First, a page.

If the water supply has become compromised, it is critical that you assume all supply lines in your facility have become contaminated and require some type of decontamination. While you are waiting for restoration of a safe supply of water, plant engineering or maintenance should inventory all sources of water throughout the plant, as they will all have to be flushed at some point. These sources may or may not be obvious—handwashing sinks, drinking fountains, shower lines in cook systems and coolant water are some that might get missed. When you have been assured that potable water is now available at your water supply’s main entrance into the facility, you will need to disinfect all internal plumbing. Because virtually all municipal water entering our plants in the U.S. is treated at the supplier with chlorine, we add excess chlorine (shocking) to water entering the facility after a disruption to disinfect internal piping. Our objective is to add up to 100 ppm free chlorine and circulate that through all piping in the facility. We require a 3-hour residence time to complete the disinfection process, and we make sure all plumbing gets filled with this shock solution. Other disinfectants, such as chloramines or chlorine dioxide, can be substituted for chlorine or sodium hypochlorite. This is not a simple process, and engineering or maintenance will have to determine how to access the main water supply and add chlorine into it while all the pipes are flushed. Once the shock treatment has had sufficient time to disinfect the system, all water lines must be flushed until the free chlorine falls to less than 4 ppm. This may take some time, so prepare accordingly and stock up on test kits. It is also a prudent practice to test water for microbiological contamination, as described above, for heterotrophic plate count and presence of coliforms. If you are willing to take the business risk and can hold all finished product, you may start production while awaiting test completion.
Case 2. Interruption in the Cooking Process
We have witnessed many instances where cooking processes have been temporarily halted, often caused by a loss of steam in a facility, a general or localized electrical power outage or a mechanical breakdown of the cooking device. In addition to potentially affecting quality attributes of food being processed, this stoppage may lead to serious food safety concerns. Not only is there the obvious failure to meet a CCP or PC because product does not reach a critical limit (CL), but there may also be an opportunity for pathogen or spoilage organism growth while the food remains at sublethal temperatures. Of particular concern in the meat and poultry industry is enterotoxin production by growth of Staphylococcus aureus and growth of the spore-forming bacterium Clostridium perfringens. Both organisms will grow in the general range of 10–46 °C (50–115 °F), with C. perfringens able to tolerate slightly higher temperatures. The staphylococcal enterotoxin is heat stable, so subsequent heat treatments at normal temperatures will not destroy it and it will remain a hazard. C. perfringens, if given enough time to grow and sporulate, will form heat-resistant spores that are unaffected by most cooking temperatures below retort. The rapid growth of spoilage organisms during this warm period will lead to detrimental product characteristics, even if the organisms are eliminated by an eventual heat kill step.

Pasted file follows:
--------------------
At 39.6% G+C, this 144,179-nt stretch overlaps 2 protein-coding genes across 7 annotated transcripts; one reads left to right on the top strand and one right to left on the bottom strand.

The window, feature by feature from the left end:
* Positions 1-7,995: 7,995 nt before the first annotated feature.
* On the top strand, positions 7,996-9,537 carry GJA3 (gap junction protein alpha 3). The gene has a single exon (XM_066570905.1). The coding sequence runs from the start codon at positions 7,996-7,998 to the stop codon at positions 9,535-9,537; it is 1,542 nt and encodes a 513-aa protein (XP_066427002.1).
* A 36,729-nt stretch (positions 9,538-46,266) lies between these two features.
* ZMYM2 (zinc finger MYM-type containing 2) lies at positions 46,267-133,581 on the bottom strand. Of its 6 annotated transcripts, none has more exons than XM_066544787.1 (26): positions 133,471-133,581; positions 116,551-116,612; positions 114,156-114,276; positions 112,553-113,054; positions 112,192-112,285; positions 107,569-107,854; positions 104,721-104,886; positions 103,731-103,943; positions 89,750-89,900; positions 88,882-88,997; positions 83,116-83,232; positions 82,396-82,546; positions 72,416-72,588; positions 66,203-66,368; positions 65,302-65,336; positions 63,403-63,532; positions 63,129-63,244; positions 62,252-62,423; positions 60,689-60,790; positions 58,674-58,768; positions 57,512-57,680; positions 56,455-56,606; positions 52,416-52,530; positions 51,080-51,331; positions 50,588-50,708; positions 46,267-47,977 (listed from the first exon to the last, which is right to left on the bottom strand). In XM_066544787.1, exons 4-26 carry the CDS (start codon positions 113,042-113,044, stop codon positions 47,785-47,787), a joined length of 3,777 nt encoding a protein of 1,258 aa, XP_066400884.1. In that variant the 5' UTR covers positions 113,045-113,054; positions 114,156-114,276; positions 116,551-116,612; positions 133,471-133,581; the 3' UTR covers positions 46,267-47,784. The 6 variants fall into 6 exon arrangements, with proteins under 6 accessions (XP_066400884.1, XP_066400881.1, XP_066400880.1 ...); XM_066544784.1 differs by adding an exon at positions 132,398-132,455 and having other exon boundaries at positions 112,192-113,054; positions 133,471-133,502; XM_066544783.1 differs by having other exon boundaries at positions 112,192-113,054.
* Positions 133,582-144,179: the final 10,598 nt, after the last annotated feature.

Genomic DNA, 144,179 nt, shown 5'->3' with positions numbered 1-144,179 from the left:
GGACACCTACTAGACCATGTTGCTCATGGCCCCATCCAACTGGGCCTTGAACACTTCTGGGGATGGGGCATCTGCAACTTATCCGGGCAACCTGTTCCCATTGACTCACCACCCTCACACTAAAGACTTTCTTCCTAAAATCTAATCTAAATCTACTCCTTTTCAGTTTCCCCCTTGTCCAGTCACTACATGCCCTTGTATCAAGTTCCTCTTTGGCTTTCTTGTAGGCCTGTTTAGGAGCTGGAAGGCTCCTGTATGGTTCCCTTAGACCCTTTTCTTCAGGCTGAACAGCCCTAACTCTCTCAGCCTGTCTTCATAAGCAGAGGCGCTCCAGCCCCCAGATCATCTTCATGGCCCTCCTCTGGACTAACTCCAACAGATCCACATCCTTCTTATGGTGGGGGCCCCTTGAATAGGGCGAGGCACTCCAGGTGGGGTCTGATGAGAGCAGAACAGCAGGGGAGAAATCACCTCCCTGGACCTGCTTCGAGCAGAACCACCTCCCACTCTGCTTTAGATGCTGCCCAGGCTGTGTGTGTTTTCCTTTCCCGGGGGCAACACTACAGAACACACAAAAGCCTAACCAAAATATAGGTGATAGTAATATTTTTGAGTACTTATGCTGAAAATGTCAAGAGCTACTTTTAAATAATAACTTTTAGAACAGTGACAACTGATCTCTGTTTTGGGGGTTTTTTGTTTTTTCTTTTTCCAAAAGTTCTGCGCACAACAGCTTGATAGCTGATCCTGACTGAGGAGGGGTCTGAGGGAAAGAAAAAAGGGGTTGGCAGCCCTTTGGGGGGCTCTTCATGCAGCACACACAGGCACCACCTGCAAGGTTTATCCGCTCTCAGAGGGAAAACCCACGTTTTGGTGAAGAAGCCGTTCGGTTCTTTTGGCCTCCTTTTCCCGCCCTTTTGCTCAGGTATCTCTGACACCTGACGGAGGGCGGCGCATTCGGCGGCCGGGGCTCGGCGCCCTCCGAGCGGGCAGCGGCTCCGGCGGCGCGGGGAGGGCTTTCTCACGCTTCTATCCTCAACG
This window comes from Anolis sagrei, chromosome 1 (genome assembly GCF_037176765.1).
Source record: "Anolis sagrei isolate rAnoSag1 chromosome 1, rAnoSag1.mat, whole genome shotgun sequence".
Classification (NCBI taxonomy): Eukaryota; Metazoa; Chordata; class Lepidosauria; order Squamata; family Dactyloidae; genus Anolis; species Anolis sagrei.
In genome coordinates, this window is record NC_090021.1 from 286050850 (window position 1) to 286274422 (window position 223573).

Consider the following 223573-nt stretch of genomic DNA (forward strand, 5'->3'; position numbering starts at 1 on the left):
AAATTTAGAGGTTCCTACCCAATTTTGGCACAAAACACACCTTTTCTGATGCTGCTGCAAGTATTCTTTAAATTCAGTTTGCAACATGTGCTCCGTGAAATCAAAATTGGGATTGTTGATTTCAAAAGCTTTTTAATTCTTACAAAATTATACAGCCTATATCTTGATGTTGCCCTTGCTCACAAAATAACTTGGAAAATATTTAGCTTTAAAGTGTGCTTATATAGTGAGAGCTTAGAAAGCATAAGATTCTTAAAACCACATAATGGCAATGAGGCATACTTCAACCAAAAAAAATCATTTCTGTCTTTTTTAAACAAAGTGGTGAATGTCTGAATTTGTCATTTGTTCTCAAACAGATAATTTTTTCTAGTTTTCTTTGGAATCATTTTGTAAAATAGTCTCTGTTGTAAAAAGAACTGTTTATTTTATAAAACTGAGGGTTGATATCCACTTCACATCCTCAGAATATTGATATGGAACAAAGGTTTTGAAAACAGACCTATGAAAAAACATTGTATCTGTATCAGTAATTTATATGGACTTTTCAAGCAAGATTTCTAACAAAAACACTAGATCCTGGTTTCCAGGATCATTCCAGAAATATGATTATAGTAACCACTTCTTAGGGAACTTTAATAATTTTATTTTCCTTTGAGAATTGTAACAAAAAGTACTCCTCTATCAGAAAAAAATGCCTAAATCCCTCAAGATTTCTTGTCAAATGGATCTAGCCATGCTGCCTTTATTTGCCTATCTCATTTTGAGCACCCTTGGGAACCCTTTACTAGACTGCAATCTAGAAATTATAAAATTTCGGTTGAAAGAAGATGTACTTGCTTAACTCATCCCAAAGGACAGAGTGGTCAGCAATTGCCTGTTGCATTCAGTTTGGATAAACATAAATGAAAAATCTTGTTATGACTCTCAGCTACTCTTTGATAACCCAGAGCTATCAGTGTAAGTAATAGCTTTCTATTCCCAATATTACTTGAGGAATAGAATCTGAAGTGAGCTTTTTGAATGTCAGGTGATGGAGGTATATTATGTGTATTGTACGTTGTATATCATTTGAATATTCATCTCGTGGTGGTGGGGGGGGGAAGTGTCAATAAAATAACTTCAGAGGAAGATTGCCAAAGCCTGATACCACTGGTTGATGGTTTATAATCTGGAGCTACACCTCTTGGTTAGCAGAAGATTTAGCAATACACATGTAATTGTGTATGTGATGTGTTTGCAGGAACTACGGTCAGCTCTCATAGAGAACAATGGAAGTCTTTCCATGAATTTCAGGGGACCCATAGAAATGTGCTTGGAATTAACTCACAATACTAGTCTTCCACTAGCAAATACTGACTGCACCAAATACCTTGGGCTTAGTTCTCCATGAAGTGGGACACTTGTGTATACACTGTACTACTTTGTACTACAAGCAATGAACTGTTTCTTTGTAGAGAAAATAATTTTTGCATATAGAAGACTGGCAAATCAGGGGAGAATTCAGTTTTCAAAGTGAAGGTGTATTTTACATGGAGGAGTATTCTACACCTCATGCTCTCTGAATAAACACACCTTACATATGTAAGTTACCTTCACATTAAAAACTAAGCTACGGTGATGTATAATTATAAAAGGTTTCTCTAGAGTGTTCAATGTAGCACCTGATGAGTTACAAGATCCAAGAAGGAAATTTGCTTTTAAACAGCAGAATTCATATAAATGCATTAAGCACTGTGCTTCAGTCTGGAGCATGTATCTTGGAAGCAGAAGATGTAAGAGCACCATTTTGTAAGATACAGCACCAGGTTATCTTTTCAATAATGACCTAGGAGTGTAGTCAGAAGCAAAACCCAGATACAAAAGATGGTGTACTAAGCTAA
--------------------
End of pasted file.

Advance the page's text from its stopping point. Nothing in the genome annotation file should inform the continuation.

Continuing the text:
First, let’s deal with cooking processes that are relatively short in duration, as these systems tend to be simpler by design, which facilitates product disposition. If product moves via a conveyor quickly through a heating zone or is a fluid pumped through a heat exchanger, and the heat source is lost in either case, product that continues to move through these systems is undercooked and will contaminate any surfaces it contacts downstream. The system needs to be shut down at this point, including all conveyors and pumps, and all product must be removed from the processing equipment. If partially cooked product can be captured and rapidly chilled to less than or equal to 4 °C (40 °F), it can be put back through the cooking system once sanitary conditions have been restored and the heat delivery mechanism is functioning properly. If the product cannot be easily captured and chilled, volumes will be relatively small and it is safer and more economical to just discard it. In the case where the pumps and conveyors are also without power, all material within the ineffective heat zone will probably have to be discarded once it is safe to remove it from the equipment. In all cases, wherever undercooked product comes in contact with handling equipment on the fully cooked side, all of that equipment will have to be cleaned and sanitized. After all associated equipment has been sanitized and power or function has been restored to the heat section, you can go through a normal start-up process, although initial temperature monitoring to check on CL compliance should be more frequent to ensure the system is back to standard conditions.